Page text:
European and Commonwealth super-bantamweight champion Kid Galahad(18-0, 9KO’s) sat down with James Helder from iFL TV over the past week to discuss the current state of his division. The top tier of which he feels very close to breaking into.
Kid -birth name Abdul Barry Awad- hails from the UK by way of Qatar, right in the vicinity of two super bantamweight titleholders in Scott Quigg(WBA) and Carl Frampton(IBF). Both champions have been circling each other since before they were crowned, and now that they both sit at the top of the division a unification bout looks inevitable. Kid sees it as the most significant fight to be had.
“For them two to fight each other, that’s the biggest fight in the super bantamweight division, at the minute. For them two not to fight each other would be a shame because financially they’ll make a lot of money fighting each other than anyone else at this moment in time. It’s great fight for the British public.”
“I think Frampton will stop him between six and eight.”
“Hopefully I can fight the winner or loser of that.”
With no world belt from any of the four sanctioning bodies, a tricky, elusive style and lack of global name recognition, Kid isn’t giving either man much reason to take a high risk-low reward fight against him. But, once he has a known name on his resume the levies should open and more big fights are sure to become available. Unless he looks positively destructive.
Despite his lack of top-flight experience Kid rates himself above both Frampton and Quigg, but still pays homage to the Dark Lord of the division.
“I think I’m the second best super bantamweight in the world after [Guillermo] Rigondeaux.”
He then related how the WBA Super and Ring Magazine champion has managed to separate himself from the pack.
“What he does to fighters; after they box him like [Joseph]Agbeko and the Filipino Flash[Nonito Donaire], when they boxed him they were never the same again. He did something, they were never the same after that fight.”
There is an air of mysticism in how a technically adept fighter like the Kid fails to specifically identify how Rigondeaux mentally disseminates his opponents. He so comprehensively outboxed them it seems they begin to question their own worth, especially so in Donaire’s case who has looked a shell of his destructive self since his points loss to Rigondeaux two years ago. No wonder the Cuban commands such reverence from his contemporaries.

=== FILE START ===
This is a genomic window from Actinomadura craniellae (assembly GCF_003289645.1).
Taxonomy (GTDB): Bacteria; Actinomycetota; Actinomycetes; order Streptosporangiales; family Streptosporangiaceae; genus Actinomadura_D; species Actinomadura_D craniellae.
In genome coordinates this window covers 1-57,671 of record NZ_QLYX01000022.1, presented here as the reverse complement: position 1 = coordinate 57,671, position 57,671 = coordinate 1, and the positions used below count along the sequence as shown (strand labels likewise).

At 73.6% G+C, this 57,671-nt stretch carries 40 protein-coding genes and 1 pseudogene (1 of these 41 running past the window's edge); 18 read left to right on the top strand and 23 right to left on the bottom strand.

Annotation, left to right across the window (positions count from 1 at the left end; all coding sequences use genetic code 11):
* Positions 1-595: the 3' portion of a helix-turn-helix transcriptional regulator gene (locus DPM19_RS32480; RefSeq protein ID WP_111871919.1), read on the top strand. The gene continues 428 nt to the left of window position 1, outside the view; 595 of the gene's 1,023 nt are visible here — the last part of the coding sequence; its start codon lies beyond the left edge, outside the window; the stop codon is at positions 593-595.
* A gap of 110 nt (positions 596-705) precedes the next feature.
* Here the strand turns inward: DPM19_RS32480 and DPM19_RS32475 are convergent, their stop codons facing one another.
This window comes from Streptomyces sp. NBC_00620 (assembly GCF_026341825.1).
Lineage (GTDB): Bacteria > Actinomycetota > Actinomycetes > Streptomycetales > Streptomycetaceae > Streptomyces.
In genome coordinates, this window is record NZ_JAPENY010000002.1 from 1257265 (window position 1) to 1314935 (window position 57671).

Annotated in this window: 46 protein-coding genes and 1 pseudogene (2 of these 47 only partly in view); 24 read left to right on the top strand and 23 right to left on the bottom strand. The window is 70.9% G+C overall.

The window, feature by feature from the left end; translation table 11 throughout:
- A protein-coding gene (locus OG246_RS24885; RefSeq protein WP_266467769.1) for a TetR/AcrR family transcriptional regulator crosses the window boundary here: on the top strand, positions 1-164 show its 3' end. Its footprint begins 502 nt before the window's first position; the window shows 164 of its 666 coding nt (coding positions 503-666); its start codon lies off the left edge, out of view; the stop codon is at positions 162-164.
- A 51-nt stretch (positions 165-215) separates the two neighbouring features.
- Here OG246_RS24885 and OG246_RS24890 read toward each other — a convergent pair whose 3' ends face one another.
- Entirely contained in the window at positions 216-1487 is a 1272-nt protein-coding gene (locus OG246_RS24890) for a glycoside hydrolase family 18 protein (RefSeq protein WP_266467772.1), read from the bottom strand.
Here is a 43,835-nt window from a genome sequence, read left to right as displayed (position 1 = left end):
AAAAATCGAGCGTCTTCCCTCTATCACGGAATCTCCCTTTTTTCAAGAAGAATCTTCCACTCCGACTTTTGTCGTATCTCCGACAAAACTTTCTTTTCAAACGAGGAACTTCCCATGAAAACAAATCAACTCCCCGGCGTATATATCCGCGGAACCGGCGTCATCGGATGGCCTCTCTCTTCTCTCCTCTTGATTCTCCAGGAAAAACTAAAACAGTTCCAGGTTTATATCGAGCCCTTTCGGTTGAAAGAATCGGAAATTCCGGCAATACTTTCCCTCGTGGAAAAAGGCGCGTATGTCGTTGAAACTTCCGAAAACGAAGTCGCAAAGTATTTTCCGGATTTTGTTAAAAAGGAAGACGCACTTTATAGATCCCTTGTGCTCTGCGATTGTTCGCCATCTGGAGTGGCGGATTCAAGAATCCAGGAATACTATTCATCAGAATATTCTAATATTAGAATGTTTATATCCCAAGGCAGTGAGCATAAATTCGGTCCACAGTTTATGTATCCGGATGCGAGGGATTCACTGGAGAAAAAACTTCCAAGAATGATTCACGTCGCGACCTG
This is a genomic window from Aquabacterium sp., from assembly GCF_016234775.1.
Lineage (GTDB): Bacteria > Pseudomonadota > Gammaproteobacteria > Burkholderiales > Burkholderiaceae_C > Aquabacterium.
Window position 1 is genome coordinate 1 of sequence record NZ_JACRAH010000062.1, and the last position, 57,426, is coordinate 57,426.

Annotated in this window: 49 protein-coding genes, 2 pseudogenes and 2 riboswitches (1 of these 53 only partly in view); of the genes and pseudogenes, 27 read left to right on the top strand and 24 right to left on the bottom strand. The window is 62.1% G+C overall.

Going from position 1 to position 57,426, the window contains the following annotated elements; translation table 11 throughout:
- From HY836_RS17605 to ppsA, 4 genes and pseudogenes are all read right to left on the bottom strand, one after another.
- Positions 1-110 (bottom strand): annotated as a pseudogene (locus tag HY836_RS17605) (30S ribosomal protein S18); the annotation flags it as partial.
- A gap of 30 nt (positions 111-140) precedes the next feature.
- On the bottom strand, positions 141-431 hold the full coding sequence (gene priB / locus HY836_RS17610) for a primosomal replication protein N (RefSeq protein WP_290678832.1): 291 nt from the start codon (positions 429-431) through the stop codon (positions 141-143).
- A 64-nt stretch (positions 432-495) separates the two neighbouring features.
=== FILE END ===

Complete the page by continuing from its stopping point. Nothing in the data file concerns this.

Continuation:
Kid finished his round up of the 122 .lb. class with a slight against the only belt holder not yet mentioned, WBC champ Leo Santa Cruz, a man who has flirted with Frampton and Quigg for fights over the past year, though nothing materialised.
“I don’t really rate Leo Santa Cruz I think he’s another hype job. I don’t really think he’s boxed anyone eye-catching yet. If they offered me to fight Leo Santa Cruz tomorrow, I’d fight him. I’d go to his hometown in America and fight him.”
Cruz’s resume is noticeably bereft of any real name value, which wouldn’t be such an issue if he didn’t look so stagnant as of late. The intensity that marked his IBF championship reign through 2012 seems to have subsided somewhat, leading to call-outs from up-and-comers like Kid who see him as the weakest pillar of the division.
With all that done Kid gave his thoughts on the biggest event born from boxing in almost thirty years; Floyd Mayweather(47-0, 26KO’s) vs Manny Pacquiao(57-5-2, 38KO’s) set for May 2nd in Las Vegas, the meeting of two mega-powers for three of the welterweight titles. All the marbles.
Mayweather will enter the arena with an immaculate record and a seemingly impenetrable defence against the flaring, yet flawed, fire of the Filipino sensation. Many observers side with the American going in to this for reasons both technical and tribal that are too numerous to recount here, and Kid is leaning that way also.
“If anyone’s gonna beat Mayweather it’s Pacquiao. I can’t wait but in my personal opinion, I think ‘Money’ May is gonna steal the fight off Pacquiao.”
‘Steal the fight.’ By using an apparently innocuous phrase like this, the Kid has touched upon the only criticism anyone can have against Mayweather in the ring; he competes to win. He has never been willing to go to war, instead relying on his substantial physical gifts and comprehension of the sweet science to box his way to victory. By doing so he has simultaneously ensured his own success and bored some of the more bloodthirsty fans who wish to see violent exchanges, yet nobody can argue with the success this approach has brought him.
The Kid himself has not the bellicose nature of a scrapper, choosing rather to employ the slippery if risky defensive style of his Wincobank predecessors Herol Graham and ‘Prince’ Naseem Hamed. He is on the same path towards success as both of those men, but whether he falls short of the mark by leaving his chin out there like Graham or takes off like the supernova that was the 90’s Prince, we shall have to see.